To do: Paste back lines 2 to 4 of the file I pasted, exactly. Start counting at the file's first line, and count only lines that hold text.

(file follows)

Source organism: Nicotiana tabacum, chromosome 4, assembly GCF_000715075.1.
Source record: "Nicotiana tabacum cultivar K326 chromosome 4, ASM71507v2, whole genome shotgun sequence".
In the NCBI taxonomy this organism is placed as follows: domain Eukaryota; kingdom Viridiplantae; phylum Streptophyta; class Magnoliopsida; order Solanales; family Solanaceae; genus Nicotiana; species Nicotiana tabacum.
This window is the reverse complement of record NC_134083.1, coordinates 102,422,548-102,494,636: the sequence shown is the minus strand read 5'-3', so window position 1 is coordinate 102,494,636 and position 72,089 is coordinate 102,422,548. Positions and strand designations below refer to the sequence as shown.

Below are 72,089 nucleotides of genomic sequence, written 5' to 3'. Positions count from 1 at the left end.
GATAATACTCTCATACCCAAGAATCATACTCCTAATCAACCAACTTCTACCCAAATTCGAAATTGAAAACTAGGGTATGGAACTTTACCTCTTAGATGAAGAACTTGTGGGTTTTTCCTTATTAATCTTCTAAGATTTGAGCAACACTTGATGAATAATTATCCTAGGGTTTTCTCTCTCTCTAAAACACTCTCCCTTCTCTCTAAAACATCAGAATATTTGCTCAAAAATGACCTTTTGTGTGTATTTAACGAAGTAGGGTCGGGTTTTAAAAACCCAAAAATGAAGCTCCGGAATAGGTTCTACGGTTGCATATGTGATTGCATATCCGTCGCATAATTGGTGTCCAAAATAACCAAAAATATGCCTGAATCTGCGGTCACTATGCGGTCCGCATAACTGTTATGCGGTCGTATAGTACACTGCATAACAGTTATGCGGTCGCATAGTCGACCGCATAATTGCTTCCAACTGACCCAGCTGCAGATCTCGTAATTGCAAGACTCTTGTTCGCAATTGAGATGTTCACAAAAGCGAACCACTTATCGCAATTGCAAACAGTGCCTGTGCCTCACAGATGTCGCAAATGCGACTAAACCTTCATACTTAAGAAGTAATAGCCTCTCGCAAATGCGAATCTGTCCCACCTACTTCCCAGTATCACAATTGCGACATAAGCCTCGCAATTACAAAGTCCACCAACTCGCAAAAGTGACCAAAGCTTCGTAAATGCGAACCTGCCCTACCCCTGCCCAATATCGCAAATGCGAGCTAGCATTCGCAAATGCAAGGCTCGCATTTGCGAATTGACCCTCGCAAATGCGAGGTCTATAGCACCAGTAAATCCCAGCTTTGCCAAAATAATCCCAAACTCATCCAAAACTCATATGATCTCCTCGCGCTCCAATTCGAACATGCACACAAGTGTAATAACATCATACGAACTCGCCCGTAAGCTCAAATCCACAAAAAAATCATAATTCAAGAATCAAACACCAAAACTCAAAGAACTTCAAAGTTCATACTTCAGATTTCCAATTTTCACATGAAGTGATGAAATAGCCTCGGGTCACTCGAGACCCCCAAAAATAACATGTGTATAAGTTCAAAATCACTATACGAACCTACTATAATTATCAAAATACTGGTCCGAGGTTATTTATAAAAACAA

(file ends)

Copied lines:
Source record: "Nicotiana tabacum cultivar K326 chromosome 4, ASM71507v2, whole genome shotgun sequence".
In the NCBI taxonomy this organism is placed as follows: domain Eukaryota; kingdom Viridiplantae; phylum Streptophyta; class Magnoliopsida; order Solanales; family Solanaceae; genus Nicotiana; species Nicotiana tabacum.
This window is the reverse complement of record NC_134083.1, coordinates 102,422,548-102,494,636: the sequence shown is the minus strand read 5'-3', so window position 1 is coordinate 102,494,636 and position 72,089 is coordinate 102,422,548. Positions and strand designations below refer to the sequence as shown.